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Ask An Evangelical: Evangelicals and the Christian Right

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By Elizabeth Backstrom

Is the Christian Right the same thing as Evangelicalism?

Hi, thanks for your question! Traditionally, the Evangelical faith has little to do with politics. If anything, people of faith historically involved themselves in progressive social causes, such as the abolitionist movement and the formation of early social reforms like the first United States labor laws, nonprofits like the Salvation Army and the YMCA, and the social gospel movement of the Progressive Era.

As sociologist Robert Putnam puts it, “not all religiously based movements are progressive, but  most American progressive movements have had powerful religious roots.” But people have aligned themselves on the right side of the political aisle more often than not in recent years.

The Great Reversal

This trend began quite a while ago, most notably with what historians call the ‘Great Reversal’, a movement in the 1920s. Evangelical fundamentalism took a more conservative stance on social and economic issues, at least partly in reaction to the social gospel movement, but also in response to cultural moments like the Scopes Trial of 1925, World War I, and the Red Scare.

Larger trends were at play too; the world was getting a lot bigger in the 1920s, and the rural, mostly agricultural South ran smack up against the beginnings of globalization, or what passed for it back then. I think it’s hard for us living today to imagine what it was like for people living in the wake of the destruction that was the first World War, but people were affected by it in lifechanging ways.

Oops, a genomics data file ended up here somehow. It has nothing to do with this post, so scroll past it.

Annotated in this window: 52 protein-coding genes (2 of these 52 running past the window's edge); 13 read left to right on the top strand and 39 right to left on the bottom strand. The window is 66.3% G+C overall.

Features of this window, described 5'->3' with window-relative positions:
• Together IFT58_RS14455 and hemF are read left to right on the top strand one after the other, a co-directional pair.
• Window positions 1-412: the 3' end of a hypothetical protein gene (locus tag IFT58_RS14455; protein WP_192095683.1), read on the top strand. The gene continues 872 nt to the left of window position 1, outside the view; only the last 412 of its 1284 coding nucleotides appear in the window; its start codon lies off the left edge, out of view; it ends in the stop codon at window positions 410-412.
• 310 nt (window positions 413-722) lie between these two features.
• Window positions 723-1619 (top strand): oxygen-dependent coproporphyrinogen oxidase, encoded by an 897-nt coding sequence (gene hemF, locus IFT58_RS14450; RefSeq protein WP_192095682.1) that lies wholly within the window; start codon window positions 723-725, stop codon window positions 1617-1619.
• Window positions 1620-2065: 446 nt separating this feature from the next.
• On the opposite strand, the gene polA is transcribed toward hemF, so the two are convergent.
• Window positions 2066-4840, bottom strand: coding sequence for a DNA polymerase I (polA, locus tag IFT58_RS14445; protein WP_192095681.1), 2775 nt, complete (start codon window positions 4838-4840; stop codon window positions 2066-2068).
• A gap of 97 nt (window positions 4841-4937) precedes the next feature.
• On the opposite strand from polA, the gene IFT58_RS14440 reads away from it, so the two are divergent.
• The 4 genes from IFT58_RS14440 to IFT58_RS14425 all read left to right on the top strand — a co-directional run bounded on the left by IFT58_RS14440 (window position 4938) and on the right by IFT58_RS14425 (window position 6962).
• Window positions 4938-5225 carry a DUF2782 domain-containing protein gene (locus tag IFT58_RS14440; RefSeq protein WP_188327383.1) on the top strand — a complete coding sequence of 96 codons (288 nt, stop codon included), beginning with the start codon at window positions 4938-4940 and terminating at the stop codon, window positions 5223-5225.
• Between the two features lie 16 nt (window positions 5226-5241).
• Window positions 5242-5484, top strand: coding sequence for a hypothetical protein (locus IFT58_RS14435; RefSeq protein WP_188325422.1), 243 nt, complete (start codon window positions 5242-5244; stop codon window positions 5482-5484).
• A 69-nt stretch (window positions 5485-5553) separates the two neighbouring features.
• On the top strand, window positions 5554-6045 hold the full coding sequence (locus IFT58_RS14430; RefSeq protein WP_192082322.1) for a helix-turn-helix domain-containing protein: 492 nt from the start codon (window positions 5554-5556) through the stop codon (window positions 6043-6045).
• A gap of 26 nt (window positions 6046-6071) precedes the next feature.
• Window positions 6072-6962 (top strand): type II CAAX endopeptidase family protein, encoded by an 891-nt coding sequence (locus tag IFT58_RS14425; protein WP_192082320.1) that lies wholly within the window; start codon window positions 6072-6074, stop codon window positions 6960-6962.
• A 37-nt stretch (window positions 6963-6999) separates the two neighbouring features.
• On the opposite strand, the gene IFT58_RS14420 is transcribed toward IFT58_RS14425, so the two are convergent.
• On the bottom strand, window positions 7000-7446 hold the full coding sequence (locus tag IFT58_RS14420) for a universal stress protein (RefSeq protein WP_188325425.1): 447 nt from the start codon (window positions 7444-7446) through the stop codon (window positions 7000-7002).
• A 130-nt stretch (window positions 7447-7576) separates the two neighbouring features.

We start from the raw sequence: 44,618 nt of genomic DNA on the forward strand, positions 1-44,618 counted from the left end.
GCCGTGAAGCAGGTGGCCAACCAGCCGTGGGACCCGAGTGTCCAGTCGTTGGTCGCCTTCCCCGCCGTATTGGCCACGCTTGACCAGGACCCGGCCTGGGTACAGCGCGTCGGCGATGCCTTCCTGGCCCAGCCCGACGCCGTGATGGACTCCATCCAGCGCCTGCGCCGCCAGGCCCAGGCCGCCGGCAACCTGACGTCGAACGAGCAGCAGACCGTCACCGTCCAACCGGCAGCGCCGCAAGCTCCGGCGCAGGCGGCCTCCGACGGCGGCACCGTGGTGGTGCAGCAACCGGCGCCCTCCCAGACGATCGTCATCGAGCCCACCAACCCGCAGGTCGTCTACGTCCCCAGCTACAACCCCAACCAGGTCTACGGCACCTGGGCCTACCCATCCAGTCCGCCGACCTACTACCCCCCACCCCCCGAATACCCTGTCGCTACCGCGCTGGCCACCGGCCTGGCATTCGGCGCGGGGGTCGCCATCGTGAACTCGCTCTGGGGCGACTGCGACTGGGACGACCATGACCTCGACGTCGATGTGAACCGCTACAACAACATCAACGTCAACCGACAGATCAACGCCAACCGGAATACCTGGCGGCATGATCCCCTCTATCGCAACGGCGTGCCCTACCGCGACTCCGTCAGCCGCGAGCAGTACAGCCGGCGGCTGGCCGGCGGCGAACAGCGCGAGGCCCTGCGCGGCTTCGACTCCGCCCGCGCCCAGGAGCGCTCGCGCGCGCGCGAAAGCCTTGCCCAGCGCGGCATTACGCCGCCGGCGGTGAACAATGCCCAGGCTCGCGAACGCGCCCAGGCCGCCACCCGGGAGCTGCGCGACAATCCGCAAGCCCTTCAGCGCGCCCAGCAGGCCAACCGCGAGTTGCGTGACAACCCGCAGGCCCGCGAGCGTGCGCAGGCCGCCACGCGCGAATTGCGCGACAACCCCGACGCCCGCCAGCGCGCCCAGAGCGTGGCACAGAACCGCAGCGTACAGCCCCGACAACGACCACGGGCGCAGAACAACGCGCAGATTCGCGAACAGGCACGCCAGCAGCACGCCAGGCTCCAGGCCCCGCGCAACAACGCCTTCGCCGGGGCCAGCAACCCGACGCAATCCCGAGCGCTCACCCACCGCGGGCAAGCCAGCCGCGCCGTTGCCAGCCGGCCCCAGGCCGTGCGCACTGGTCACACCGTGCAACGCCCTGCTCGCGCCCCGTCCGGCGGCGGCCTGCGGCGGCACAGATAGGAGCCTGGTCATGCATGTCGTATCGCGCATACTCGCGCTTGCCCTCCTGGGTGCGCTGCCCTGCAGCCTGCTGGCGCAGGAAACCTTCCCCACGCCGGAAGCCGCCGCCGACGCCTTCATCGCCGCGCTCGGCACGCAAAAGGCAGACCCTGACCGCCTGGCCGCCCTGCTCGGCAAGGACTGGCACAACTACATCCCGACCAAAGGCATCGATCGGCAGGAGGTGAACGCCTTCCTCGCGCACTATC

Other things were changing too; more immigrants were coming to the United States, evolution was being taught in schools, industry and cities were changing what had been a largely agrarian society. It’s probably not so different from some of the things we feel now, or things our parents might feel when we think about the way the world has changed in the past thirty years. We often instinctively turn to things that feel safe.

The response is probably best summed up by Ray Ginger in his 1958 account of the Scopes Trial, titled ‘Six Days or Forever?’

‘Everybody – those who had supported American participation as well as those who had opposed it – felt betrayed. Gone now was the previous hopefulness, the cheery conviction that progress was inevitable. In its place was a massive distrust, the sort of distrust you would feel if a man stole your silver and your wife after you had invited him into your house and fed him at your table. And the distrust was directed toward Europe, things European.

Present too, with many, was a vague sense of guilt. Men had to assure themselves of their basic goodness. This effort required a simple definition of morality.

A good man is a man who does not drink, or smoke, or gamble, or commit adultery, or contravene the Word of the Bible, and who punishes the sins of others. A desperate flight backward to old certainties replaced the pre-war belief in gradual adaptation to new conditions. Not progress, but stability and certainty. Thus a fundamentalist.”